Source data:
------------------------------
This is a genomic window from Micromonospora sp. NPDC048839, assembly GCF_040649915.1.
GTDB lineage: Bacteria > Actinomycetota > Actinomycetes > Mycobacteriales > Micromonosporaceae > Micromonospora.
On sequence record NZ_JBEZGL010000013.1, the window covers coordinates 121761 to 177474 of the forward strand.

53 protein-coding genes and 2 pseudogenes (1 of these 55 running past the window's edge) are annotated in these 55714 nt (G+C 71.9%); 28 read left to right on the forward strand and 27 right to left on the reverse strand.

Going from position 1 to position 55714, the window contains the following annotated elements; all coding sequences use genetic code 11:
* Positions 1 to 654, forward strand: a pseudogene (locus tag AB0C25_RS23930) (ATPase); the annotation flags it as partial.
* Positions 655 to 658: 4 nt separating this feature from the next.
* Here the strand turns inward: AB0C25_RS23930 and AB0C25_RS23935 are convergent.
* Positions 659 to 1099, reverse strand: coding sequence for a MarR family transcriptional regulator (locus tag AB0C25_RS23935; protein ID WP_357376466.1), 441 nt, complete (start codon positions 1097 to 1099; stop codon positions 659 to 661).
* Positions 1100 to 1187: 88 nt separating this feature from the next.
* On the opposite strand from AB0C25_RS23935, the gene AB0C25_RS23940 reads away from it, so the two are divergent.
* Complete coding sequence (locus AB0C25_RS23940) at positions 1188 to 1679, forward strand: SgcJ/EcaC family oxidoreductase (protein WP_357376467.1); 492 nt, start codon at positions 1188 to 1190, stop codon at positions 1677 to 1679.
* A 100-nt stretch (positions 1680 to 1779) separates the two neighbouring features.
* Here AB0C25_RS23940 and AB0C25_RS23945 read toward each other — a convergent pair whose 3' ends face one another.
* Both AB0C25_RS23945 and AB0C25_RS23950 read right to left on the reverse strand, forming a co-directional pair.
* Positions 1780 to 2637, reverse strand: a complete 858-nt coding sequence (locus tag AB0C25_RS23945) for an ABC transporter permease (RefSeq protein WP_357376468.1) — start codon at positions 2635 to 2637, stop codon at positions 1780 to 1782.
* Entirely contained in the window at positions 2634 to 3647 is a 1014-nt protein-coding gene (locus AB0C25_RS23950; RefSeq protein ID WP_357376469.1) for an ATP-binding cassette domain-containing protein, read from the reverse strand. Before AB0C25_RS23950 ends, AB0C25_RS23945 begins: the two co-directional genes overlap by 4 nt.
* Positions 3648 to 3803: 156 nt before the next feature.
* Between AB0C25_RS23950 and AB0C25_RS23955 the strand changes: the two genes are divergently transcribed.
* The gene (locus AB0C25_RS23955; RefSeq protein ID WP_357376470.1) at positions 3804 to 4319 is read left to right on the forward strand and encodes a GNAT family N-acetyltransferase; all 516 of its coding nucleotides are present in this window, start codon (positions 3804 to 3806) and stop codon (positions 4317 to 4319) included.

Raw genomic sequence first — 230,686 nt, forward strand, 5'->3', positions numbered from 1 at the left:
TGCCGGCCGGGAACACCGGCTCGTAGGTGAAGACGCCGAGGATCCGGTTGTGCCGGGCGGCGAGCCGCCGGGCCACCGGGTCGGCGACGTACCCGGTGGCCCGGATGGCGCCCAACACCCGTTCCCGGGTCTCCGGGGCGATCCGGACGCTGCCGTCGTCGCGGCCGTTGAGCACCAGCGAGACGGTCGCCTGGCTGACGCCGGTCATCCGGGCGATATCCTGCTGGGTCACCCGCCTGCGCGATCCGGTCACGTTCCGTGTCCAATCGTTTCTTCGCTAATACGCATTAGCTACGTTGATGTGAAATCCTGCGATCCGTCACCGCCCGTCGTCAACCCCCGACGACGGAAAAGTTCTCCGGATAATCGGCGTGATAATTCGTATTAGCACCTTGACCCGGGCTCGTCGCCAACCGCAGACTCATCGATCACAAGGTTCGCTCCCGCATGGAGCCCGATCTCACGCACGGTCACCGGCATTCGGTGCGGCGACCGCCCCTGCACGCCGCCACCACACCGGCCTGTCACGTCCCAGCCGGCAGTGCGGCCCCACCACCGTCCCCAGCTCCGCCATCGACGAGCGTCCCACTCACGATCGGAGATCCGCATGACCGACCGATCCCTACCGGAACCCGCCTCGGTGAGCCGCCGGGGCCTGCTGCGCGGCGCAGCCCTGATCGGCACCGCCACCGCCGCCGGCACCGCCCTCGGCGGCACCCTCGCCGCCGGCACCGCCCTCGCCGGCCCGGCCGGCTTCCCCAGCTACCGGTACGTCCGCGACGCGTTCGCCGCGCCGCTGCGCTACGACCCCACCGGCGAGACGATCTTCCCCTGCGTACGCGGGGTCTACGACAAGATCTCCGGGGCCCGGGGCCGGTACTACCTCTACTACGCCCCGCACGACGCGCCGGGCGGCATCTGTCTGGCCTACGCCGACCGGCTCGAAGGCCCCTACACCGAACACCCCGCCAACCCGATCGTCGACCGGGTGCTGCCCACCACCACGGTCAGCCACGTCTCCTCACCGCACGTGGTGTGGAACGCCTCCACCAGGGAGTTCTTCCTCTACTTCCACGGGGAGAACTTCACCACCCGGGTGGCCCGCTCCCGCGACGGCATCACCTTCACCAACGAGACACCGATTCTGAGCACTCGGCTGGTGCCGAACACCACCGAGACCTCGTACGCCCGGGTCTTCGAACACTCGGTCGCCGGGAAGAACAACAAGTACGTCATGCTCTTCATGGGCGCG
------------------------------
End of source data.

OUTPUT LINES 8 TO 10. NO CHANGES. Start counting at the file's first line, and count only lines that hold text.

* Here the strand turns inward: AB0C25_RS23930 and AB0C25_RS23935 are convergent.
* Positions 659 to 1099, reverse strand: coding sequence for a MarR family transcriptional regulator (locus tag AB0C25_RS23935; protein ID WP_357376466.1), 441 nt, complete (start codon positions 1097 to 1099; stop codon positions 659 to 661).
* Positions 1100 to 1187: 88 nt separating this feature from the next.